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Homes for Sale Near Lackner Woods Public School

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Lackner Woods Public School

Greetings, and welcome to the WRX Property Group website and blog! We’re taking a look at the Top-Rated Elementary Schools in the Waterloo Region District School Board (WRDSB). Today’s in-depth analysis will be about: Lackner Woods Public School!
Lackner Woods Public School is located in eastern Kitchener. The Grand River (and the lovely Walter Bean Grand River Trail that runs along it) is mere minutes away, and verdant swathes of wooded areas lie to both the north and the south of the school (it’s named Lackner Woods for a reason).
Slightly further south of Lackner Woods Public School is the popular Chicopee Ski and Summer Resort. You could say Lackner Woods Public School is in an active, outdoorsy part of Kitchener, and you would be right.
The official address of Lackner Woods (we’ll refer to it simply as Lackner Woods from here on out, but we are still talking about the school, rather than the woods themselves) is 151 Zeller Drive (yes, the street name has ties to the founder of Canada’s dearly departed department store Zellers; the Zeller family has roots in Kitchener-Waterloo).
Lackner Woods is a Kindergarten to Grade 6 elementary school. Its school hours are 9:15 am – 3:35 pm, with office hours from 8:00 – 4:00. The office phone number is (519) 894-1150.
The school itself was built just under 20 years ago; it officially opened on October 25th, 2001. When it was first built, this was a relatively undeveloped area of Kitchener, and open fields laid where rows of houses now stand.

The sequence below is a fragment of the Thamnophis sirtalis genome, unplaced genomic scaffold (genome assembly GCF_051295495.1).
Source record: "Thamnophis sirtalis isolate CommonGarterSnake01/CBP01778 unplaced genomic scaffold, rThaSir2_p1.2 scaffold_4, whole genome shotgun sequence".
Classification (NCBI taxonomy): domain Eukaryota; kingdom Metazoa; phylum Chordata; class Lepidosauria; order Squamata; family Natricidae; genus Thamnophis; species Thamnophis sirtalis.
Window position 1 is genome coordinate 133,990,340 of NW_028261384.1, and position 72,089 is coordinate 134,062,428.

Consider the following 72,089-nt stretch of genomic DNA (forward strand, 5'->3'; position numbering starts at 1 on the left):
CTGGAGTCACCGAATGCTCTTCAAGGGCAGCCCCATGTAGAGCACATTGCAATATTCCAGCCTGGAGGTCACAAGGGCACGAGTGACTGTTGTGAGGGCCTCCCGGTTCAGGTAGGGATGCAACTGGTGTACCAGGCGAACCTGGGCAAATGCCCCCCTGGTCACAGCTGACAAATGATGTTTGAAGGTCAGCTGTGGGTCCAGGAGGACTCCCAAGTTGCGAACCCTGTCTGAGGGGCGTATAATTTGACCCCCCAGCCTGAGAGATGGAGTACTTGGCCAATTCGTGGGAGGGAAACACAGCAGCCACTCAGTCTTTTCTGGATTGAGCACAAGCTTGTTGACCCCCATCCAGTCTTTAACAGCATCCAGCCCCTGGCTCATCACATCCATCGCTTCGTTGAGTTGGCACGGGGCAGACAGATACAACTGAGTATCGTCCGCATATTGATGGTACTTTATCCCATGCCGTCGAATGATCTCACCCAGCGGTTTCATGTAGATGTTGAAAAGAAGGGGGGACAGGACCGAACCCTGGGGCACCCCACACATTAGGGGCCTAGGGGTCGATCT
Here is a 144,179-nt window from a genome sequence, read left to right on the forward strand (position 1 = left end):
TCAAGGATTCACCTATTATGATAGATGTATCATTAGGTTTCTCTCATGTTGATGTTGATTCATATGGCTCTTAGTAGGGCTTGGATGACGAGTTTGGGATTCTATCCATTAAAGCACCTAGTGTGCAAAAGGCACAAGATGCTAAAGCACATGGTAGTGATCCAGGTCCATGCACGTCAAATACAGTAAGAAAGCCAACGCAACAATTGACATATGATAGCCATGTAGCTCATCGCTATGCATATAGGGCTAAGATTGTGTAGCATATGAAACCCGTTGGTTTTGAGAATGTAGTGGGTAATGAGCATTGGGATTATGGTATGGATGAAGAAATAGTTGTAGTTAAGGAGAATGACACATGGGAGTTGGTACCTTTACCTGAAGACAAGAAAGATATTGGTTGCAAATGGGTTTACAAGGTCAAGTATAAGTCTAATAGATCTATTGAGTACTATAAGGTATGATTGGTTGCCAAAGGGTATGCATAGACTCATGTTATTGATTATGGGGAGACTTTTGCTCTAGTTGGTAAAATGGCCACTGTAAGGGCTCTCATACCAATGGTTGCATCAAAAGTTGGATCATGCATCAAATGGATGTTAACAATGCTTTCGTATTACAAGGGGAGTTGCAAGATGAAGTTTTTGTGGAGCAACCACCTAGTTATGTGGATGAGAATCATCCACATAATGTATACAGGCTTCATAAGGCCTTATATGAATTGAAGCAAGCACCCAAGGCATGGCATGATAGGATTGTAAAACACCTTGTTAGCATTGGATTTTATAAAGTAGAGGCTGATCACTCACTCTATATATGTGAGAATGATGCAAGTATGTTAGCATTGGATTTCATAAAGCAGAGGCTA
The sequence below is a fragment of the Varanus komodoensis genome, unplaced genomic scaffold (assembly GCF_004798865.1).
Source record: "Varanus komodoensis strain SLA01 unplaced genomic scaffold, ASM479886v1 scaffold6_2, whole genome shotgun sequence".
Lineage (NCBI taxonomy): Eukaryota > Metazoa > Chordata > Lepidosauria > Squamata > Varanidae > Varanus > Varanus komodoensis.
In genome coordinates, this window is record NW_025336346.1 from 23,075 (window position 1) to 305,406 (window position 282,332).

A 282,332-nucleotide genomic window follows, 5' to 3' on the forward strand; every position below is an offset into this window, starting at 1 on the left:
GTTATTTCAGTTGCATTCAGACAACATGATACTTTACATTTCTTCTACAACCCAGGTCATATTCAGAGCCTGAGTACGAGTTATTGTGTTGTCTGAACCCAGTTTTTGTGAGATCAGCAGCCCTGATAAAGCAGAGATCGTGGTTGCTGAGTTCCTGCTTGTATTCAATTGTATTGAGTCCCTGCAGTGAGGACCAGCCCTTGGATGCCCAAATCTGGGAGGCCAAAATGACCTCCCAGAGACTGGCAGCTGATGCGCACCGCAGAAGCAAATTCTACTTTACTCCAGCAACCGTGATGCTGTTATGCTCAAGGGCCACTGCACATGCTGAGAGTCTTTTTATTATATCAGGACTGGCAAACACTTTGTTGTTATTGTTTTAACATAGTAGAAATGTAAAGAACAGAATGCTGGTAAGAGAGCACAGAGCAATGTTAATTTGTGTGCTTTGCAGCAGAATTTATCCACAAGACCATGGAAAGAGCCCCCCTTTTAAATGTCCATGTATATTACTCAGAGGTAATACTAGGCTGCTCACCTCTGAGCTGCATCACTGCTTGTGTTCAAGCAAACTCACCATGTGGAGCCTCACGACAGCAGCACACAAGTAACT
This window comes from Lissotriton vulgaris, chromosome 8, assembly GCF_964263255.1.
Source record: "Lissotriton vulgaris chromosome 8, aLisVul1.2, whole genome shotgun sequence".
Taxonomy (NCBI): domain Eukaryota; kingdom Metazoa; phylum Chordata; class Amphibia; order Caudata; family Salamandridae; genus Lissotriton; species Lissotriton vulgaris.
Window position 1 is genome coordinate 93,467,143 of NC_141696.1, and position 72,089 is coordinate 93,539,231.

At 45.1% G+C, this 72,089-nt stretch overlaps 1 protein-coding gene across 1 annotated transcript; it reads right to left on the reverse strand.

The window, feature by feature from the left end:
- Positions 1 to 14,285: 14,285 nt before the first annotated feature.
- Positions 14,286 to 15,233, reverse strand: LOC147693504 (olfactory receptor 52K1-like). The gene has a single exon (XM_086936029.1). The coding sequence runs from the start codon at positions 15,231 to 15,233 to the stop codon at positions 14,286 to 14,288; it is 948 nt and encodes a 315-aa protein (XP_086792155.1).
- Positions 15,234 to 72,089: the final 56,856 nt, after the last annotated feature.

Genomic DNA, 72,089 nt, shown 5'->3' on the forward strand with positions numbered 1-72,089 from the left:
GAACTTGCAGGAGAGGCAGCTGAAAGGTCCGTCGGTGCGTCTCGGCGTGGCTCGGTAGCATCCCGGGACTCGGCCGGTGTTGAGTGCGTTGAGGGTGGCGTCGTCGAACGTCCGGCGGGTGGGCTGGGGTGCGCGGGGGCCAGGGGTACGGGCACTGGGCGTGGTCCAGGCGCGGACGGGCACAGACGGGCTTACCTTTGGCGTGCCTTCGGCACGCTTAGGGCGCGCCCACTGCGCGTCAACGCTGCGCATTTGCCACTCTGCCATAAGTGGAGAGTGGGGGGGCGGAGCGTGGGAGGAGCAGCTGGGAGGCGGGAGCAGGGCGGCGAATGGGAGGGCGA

Lackner Woods was and is intended to accommodate up to 450 students, but as time went by after its opening year, the school population steadily grew (this is, after all, a great area of Kitchener to live in, and as alluded to, much land was developed here in the early to mid-2000s).
Eventually, the school was overflowing, with a student population of well over 600. Thus, numerous portable units were set up around the school (adorably referred to as ‘cottages’). However, ever since Chicopee Hills Public School opened just south of Lackner Woods, it absorbed large parts of Lackner Woods’ zoning area.
At present, Lackner Woods has a much more manageable student population of just over 400. And remember: the fact that Kitchener’s population is steadily growing, and thus necessitating the consistent creation of brand new schools, is a good thing (particularly from a real estate perspective, and from a student/parent perspective).
More schools mean more reasonable class sizes, and newer facilities: a 2001 construction date, in the grand scheme of things, means Lackner Woods is still a very new school.
Lackner Woods has one of the more distinctive mascots in the pantheon of WRDSB and WCDSB (Waterloo Catholic District School Board) mascots: Lackner Louie. Lackner Louie is a giant, anthropomorphized maple leaf with beady eyes, an oval-shaped nose, and an exuberant smile accentuated with bright red lipstick.
Selecting a giant maple leaf is fitting for a school nestled among two large, prominent patches of woodland, and it’s also a nice patriotic nod to the Canadian flag (though Louie, it should be noted, is green, not red).
Dozens of small, stuffed Louie dolls made an appearance at Lackner Woods’ tenth anniversary in 2011, which itself was a fun occasion for current and former students and staff. Lackner Woods has quite a few admirable features, but few outshine Lackner Louie himself: he must be seen to be beleafed.